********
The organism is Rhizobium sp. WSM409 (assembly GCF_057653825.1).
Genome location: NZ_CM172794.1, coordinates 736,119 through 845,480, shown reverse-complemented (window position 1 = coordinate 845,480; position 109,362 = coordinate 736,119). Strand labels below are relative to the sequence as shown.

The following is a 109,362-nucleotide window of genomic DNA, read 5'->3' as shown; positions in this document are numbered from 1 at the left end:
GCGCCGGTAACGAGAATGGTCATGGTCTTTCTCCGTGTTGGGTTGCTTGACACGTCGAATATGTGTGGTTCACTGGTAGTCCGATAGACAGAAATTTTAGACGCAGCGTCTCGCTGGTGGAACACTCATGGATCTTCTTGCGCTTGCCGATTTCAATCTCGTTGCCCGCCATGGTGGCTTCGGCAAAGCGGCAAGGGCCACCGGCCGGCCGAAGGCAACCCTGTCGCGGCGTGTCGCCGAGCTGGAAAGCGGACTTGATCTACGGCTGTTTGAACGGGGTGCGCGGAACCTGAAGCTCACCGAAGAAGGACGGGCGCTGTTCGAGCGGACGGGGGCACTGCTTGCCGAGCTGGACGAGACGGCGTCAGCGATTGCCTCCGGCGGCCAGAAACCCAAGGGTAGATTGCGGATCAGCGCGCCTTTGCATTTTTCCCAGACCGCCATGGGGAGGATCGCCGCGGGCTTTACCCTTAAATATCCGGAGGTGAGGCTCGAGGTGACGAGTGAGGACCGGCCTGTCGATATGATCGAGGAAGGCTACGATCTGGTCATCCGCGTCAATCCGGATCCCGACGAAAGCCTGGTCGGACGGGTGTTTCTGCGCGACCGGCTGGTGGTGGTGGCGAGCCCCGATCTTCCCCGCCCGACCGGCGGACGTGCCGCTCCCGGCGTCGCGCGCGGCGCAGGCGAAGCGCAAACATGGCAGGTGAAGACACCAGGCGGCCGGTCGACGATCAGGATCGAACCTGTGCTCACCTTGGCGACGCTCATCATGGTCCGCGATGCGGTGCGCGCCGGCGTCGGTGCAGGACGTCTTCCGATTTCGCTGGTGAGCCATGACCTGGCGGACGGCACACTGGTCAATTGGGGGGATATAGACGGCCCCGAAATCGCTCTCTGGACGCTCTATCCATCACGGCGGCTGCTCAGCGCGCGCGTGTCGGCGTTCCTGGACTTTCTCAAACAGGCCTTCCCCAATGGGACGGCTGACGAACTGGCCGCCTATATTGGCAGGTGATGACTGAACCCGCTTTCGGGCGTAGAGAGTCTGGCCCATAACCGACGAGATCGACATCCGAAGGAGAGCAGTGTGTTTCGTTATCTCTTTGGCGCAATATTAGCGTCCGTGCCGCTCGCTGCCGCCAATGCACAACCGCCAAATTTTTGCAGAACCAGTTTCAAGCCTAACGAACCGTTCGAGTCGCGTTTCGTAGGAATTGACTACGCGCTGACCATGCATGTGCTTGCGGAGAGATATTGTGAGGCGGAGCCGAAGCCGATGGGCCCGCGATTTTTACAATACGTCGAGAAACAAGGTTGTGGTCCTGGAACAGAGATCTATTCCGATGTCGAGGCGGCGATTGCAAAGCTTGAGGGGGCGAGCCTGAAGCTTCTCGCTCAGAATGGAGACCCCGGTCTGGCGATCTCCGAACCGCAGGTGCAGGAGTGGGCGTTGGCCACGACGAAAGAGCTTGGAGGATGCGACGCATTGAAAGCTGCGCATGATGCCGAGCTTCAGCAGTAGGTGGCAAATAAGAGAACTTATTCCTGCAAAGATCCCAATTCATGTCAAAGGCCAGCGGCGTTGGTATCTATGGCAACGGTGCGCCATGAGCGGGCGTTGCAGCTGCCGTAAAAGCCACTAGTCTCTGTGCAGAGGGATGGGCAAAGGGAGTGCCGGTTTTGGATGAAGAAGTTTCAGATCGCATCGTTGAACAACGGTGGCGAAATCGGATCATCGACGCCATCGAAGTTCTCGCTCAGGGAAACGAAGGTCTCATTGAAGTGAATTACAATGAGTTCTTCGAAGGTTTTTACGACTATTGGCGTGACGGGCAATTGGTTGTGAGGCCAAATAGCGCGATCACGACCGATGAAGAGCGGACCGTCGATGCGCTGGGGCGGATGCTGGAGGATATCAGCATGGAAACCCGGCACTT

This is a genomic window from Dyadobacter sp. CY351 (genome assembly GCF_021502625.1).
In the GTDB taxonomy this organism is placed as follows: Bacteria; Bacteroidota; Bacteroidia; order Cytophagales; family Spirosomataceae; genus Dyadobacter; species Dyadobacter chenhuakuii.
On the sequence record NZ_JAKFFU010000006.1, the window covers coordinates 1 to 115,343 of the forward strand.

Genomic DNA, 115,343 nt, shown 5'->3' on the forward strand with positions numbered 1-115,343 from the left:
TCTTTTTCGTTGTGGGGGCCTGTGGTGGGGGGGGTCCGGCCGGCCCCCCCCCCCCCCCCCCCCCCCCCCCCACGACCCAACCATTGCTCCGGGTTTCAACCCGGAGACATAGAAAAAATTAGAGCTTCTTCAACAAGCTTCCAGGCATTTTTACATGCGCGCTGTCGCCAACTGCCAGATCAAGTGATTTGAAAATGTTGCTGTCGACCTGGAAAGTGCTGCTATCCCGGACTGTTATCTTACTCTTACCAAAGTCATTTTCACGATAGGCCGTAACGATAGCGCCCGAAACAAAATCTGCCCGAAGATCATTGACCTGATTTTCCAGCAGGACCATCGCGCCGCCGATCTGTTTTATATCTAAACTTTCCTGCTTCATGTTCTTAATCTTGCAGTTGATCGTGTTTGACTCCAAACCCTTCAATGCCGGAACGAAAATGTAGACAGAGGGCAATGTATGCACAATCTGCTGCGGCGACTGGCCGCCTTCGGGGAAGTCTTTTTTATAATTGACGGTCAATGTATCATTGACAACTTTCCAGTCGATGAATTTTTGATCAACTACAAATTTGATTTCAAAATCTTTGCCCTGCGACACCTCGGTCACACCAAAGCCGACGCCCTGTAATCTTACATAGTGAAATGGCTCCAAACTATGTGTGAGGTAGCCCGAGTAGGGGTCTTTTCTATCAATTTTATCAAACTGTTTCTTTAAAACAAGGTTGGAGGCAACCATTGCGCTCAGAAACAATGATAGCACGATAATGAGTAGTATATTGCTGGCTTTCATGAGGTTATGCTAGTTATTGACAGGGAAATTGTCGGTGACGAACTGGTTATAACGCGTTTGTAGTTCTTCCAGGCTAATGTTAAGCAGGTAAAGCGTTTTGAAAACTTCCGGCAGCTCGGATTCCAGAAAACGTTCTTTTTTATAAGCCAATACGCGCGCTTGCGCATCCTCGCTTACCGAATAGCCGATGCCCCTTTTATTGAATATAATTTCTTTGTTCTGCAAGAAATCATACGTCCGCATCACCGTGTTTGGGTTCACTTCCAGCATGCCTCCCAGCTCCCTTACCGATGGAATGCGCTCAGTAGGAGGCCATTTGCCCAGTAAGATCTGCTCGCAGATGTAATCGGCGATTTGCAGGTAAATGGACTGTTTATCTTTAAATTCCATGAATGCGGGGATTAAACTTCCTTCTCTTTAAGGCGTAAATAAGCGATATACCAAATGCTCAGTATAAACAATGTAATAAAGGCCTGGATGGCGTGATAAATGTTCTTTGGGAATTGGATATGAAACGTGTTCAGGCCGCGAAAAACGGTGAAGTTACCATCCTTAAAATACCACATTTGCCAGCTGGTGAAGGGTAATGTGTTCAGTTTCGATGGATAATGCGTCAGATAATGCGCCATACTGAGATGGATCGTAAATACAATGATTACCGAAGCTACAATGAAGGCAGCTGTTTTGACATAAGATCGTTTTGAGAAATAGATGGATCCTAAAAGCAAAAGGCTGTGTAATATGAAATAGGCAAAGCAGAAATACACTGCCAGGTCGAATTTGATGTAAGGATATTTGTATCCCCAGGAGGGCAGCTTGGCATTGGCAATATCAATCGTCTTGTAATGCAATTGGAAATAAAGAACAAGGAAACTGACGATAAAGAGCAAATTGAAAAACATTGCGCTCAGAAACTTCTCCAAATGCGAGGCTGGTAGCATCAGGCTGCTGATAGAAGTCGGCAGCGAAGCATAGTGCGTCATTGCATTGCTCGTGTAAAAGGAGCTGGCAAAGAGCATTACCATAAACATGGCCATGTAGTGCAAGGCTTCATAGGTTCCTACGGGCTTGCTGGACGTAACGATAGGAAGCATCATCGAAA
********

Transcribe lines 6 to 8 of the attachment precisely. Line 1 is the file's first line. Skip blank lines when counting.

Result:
In the GTDB taxonomy this organism is placed as follows: Bacteria; Bacteroidota; Bacteroidia; order Cytophagales; family Spirosomataceae; genus Dyadobacter; species Dyadobacter chenhuakuii.
On the sequence record NZ_JAKFFU010000006.1, the window covers coordinates 1 to 115,343 of the forward strand.

Genomic DNA, 115,343 nt, shown 5'->3' on the forward strand with positions numbered 1-115,343 from the left: